So why not rank Red number one? Because he didn’t start winning titles until he fleeced Russell. What if the Hawks had said no? Would we look at Red the same? Of course not. Russ would’ve been in St. Louis, winning multiple titles there, and Auerbach would just be this guy floating around in obscurity in Boston. Don’t forget that his playoff record with the Celtics pre-Russell was a lowly 10-17. Then Russell shows up and things were never the same. I know it sounds like a lazy criticism, but at this point, we’re basically splitting hairs. Phil Jackson won big in two different cities morphing and managing to of the most hyper-competitive monster teams of all time (Jordan’s Bulls and Shaq’s Lakers), while Red won titles with the best roster year after year, in a small league with hardly any modern centers that could compete with Russell, whose defensive style was perfect and unstoppable in that era. I’d be happy with either guy, but if I had to take one, I’d rather have Jackson… barely.

1. Phil Jackson: Chicago 1989-1998; L.A. Lakers 1999-2004, 2005-2011

1155-485; 11-time NBA Champion (Bulls 1991-1993, 1996-1998; Lakers 2000-2002, 2009-2010); 13 NBA Finals Appearances (Bulls 1991-1993, 1996-1998; Lakers 2000-2002, 2004, 2008-2010); 14 Conference Finals Appearances; 20 Playoff Appearances Inducted into the Basketball Hall of Fame in 2007

The arguments against ranking Jackson this high are easy:

  1. He coached Jordan, Pippen, Shaq, and Kobe, all at the peak of their powers.
  2. He, besides a brief time in the mid 2000s, always coached teams that were title contenders when he took over.
  3. The famed triangle offense, popularized by his teams in Chicago and L.A., wasn’t even created by Jackson. The credit goes to his lead assistant, Tex Winter. The Zen Master was just smart and observant enough to incorporate it onto his ball clubs.

Couldn’t I argue that Phil was just along for the ride? Anybody could’ve won titles with the teams he had right? Sure, they probably could have. So why put Jackson at number one?

It’s simple really. He’s the greatest motivator of talent and manager of egos in the history of sports. He reigned Jordan in, and helped him channel his competitiveness and immense gifts into the betterment of the team. He held the “this is going to blow up in our faces at any moment” Shaq-Kobe relationship together for FIVE years, winning three titles with them despite the fact that they hated each other. No one was better at working the refs from game-to-game in a series, and no one delivered little subtle hints and motivational tricks to his team through the media better than Jackson. He wasn’t an X’s and O’s thinker, and he didn’t pretend to be one. Instead, he focused his thoughts and words on what he knew best, the human psyche. Jackson understood people and how they thought, and he knew how to make them work together towards something greater than individual numbers or statistics. He, like Riley, Auerbach, and Pop, consistently maximized the elite talent he had.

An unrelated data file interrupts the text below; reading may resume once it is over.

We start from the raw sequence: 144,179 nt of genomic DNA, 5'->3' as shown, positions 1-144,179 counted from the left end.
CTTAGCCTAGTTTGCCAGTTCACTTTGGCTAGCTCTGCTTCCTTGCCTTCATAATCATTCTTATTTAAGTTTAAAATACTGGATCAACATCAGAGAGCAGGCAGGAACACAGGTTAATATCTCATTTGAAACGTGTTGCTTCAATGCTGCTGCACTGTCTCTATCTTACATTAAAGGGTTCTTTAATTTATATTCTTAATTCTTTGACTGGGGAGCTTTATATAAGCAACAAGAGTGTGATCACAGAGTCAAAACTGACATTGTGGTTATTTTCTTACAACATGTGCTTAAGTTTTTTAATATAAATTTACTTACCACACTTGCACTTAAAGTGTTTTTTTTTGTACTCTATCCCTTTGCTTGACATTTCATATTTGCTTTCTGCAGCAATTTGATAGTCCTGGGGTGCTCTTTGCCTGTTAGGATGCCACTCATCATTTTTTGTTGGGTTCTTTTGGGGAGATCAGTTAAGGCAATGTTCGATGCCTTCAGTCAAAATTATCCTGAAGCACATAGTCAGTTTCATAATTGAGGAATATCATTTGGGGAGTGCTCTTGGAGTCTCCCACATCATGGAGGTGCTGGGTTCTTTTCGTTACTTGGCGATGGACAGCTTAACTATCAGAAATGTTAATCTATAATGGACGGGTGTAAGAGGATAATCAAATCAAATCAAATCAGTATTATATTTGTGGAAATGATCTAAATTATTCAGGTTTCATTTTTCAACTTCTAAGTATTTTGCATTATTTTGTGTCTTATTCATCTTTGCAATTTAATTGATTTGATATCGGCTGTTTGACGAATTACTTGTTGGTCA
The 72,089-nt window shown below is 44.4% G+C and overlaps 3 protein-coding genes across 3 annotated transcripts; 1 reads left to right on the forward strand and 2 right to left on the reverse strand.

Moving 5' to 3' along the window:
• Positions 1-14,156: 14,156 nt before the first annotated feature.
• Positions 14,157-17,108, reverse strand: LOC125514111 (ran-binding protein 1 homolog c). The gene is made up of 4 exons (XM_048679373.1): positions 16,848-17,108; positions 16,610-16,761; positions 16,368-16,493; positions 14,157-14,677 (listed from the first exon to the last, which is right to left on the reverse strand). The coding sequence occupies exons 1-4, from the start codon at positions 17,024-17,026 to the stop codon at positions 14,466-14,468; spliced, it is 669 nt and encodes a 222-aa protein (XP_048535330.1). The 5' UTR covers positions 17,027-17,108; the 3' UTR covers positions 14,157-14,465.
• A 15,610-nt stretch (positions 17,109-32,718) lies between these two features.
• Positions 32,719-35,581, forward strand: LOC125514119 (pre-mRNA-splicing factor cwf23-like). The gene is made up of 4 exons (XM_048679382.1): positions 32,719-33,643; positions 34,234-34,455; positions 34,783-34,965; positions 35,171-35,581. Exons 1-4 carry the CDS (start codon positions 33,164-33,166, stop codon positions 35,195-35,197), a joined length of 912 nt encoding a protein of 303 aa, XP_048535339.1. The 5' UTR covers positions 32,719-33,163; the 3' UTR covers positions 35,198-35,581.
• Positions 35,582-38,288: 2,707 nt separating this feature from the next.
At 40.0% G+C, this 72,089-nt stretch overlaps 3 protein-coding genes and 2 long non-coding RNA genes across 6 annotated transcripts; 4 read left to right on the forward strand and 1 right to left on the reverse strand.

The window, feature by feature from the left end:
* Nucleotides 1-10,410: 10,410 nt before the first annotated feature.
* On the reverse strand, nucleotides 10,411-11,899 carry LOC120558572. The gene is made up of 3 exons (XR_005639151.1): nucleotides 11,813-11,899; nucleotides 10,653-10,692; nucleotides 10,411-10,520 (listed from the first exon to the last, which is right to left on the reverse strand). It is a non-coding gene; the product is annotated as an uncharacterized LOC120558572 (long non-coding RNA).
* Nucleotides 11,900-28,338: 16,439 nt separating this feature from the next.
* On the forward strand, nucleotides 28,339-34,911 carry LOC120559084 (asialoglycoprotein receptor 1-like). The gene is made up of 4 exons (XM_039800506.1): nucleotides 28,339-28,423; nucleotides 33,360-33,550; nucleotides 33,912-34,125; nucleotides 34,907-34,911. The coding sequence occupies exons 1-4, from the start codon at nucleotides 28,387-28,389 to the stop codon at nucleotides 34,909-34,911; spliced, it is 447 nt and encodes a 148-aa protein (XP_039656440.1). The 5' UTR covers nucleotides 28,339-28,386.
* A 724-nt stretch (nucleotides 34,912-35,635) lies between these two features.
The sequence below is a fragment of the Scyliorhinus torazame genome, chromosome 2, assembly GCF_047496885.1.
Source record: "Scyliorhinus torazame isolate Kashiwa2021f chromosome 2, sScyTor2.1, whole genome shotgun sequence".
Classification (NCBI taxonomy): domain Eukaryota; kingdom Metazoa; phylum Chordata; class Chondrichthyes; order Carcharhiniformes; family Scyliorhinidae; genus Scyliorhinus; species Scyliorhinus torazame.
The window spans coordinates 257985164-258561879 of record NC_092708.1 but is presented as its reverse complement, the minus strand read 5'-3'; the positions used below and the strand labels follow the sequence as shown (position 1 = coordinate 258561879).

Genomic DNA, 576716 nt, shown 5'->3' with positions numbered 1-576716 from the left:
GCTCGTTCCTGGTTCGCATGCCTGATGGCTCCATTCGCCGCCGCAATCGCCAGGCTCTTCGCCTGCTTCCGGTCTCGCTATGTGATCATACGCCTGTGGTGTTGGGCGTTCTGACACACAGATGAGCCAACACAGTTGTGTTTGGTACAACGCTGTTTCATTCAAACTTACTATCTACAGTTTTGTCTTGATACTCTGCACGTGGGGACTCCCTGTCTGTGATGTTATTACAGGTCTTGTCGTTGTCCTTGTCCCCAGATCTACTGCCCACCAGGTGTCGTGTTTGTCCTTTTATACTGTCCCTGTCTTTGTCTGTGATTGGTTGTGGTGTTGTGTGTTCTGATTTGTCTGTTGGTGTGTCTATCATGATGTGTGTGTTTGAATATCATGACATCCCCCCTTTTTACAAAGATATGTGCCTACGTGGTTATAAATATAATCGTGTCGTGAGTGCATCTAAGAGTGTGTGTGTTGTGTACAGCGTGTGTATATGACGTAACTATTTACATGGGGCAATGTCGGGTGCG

And if you still aren’t convinced, the numbers don’t lie. 55% of the seasons he coached ended with titles, and he won 70.4% of his games, the best mark in league history. Plus, if you going season-to-season, how many years could you say that his teams underachieved? Maybe once, 2004, when his clearly more talented Lakers’ team got Mike Tyson'd right in the face by the defensive juggernaut and more team-oriented Pistons. But how about overachieving teams? His ’94 Bulls team, the one without Jordan, won 55 games and came within a single game and a phantom call by Hue Hollins of the Eastern Finals, thanks to one of Phil’s best coaching jobs, and Scottie’s MVP level play. Plus, he got Dennis Rodman and Ron Artest, the two craziest and most complex NBA players ever, to buy in without completely destroying teams that were great enough to win titles, something both guys had done before.

So yeah, sure, there were a zillion basketball coaches who could draw up a better play in a huddle than Phil. But the ability work with and lead a group of men? There was no one better.

Friday, February 6, 2015

NBA Power Rankings: Part 2

In case you missed it, you can find Part 1 of my NBA power rankings right here.


You’re telling me we could win 46 games, and still miss the playoffs?

15. Oklahoma City Thunder
14. New Orleans Pelicans
13. Phoenix Suns

Unless San Antonio inexplicably starts slipping (which I don’t expect to happen), only one of these three teams will make the playoffs. Phoenix is six games over .500, New Orleans has the most exciting under 23 player in the league (Anthony Davis), and OKC has, when healthy, two of the best five or six players in the league. The Thunder’s biggest problem, obviously, has been both Kevin Durant and Russell Westbrook’s inability to stay healthy all season, particularly KD, who has been able to suit up in just 22 games. It’s been one injury after another for the reigning league MVP, whether it was a broken bone in his foot in the preseason, a sprained ankle on December 18th, and more recently, a toe problem that has kept him out of OKC’s last two contests. Westbrook has done his best to carry the load in the Durantula’s absence, including some ridiculous stat lines, like Monday’s triple double, when he notched 25 points, 11 rebounds, and 14 assists, or Wednesday, when he dropped 45 in New Orleans. But he’s had injury problems of his own, and the lack of talent on the Thunder roster outside of those two has caused it to be a shaky year in Oklahoma. When Durant has been healthy, OKC hasn’t missed a beat, going 14-8 when he's been on the court. They’re currently sitting at 25-24, with only 33 games left. What would their record be at the end of the season if they were able to keep up the “healthy Durant” pace for the rest of the year? And what would the Pelicans’ and Suns’ record be if they stuck to their current pace?